Back at the house I look at the hiapo—Niuean tapa—that Mark’s 17-year-old daughter Koren has been working on. The New Zealand High Commission has put a grant her way to help fund an exhibition of hiapo and so encourage its revival. Rolls of imported paper mulberry lie stacked against a wall. The plant is rare on Niue, and the alternative, the bark of the ata tree, is even harder to prepare. Sometimes culture can be an uphill thing.

On a shelf I notice a bound typescript. Narratives of Encoun­ter: The Anthropology of History on Niue. A borrowed PhD thesis.

They say nothing lasts for ever, and on Niue history itself is long gone. Old history, that is. Pre-European contact. The sinewy history of the people. Some good stories still do the rounds, but without a tradition of genealogies, getting a fix on the chronology is hard. Artefacts are even less in evidence. A visit to the national museum at the Huanaki Cultural Centre in Alofi proves the point. A modest room houses a handful of domestic ware, some clothing and a modern canoe. The best of the past is probably in European collections. This being the Pacific, much of the remainder has long since decayed.

Even I, a palagi, can see by glancing at what survives how much knowledge has been lost. In the 1880s, Niuean hiapo—which some say had been introduced from Samoa—was showing great originality. By 1901, when Percy Smith, the first New Zealand Government Resident, arrived, hiapo was already a thing of the past.

To track down an old piece of hiapo I had heard of, I stepped into the Fale Fono, the sizeable government buildings just down the road from the museum. There, in a basement office, I serendipitously came across John Funaki, the Speaker of the House. After listening to my request with wry amusement—or perhaps it was with practised patience—he showed me to the debating chamber where, behind his chair and protected by plexiglass, hung the hiapo, a delicate two-metre mandala traced in brown and black. It seemed unthinkable that so much folk memory should be embodied in something of such modest dimensions. For someone used to the archives of large museums, to whole warehouses of material culture, the thinness of the links on Niue was sobering.

Of course, I was underestimating the power of folk memory. I was also making the mistake of looking in the wrong places. The person to open my eyes to this fact was Misa Kulatea. When he isn’t home carving wood, Misa spends his days taking people on tours deep in the sacred Huvalu Forest, in what has now been declared a conservation area. He agreed one morning to take me there.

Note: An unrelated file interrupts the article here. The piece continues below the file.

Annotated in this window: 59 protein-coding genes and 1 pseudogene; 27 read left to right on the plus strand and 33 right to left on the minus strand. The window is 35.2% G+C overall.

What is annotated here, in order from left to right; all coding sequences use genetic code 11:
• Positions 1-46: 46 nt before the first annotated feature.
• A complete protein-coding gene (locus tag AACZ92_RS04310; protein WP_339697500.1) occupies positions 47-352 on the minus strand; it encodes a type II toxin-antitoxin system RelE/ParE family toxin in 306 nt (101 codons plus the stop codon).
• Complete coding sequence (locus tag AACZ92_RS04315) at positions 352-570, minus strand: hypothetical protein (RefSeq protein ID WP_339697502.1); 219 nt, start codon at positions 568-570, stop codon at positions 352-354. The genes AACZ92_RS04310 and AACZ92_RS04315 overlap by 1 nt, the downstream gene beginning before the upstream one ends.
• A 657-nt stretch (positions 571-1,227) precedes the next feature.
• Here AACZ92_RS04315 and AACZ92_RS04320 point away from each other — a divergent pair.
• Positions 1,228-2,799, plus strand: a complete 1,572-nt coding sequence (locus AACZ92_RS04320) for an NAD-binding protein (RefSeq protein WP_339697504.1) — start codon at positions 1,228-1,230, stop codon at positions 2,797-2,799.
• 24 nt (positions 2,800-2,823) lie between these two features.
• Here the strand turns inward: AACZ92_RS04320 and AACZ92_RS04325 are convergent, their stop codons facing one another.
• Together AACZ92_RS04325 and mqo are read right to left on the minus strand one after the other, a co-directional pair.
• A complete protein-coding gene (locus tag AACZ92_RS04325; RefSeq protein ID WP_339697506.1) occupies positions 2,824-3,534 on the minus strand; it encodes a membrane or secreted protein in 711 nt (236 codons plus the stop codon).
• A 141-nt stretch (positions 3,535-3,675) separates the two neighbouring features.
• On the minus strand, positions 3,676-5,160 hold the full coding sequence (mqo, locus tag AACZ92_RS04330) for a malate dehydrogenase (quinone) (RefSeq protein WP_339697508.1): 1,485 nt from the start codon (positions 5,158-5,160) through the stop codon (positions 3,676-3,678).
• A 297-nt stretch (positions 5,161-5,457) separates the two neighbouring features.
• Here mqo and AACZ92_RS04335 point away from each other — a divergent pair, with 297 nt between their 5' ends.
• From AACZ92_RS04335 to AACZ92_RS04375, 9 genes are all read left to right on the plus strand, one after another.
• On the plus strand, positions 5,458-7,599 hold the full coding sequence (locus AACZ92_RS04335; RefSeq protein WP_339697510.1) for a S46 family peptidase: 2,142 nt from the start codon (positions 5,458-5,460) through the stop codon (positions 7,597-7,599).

A big brawny bear of a man with a silvered mane, Misa had the smile of a gentle giant. With every twist of his body, to brush a fly or wipe sweat, his clothes stretched taut to accommodate the movement. No amount of discomfort seemed to disturb his geniality.


We were dropped at the end of a baked-clay track off the Liku-Alofi road where open country with its scrub and talo plots gives way to a serious tangle of trees and vines. The day was just starting to get annoyed with its own heat. We watched our ride buck along the rutted ground back to the main road. Amid insect noise and bursts of bird flight, Misa hoisted a bulging backpack, swung a flask, grabbed a spade and set off barefoot across the rough moonscape of coral that formed the forest floor, into Huvalu’s shade.

In that sanctuary, surrounded by the leaves and flowers of unfamiliar trees and creepers, I was introduced to the magic box of nature: ginger, for high blood pressure; tava, a buttressed tree whose bark, made into an infusion, relieved stomach cramps; va, a climber, used as a durable binding; kanumea, a tall tree that rears through the canopy and a good place to set snares for birds and for the flying fox; le, whose fruit coconut crabs will climb 15 metres for, and whose big leaves are used for covering the umu—the earth oven still widely favoured on Niue.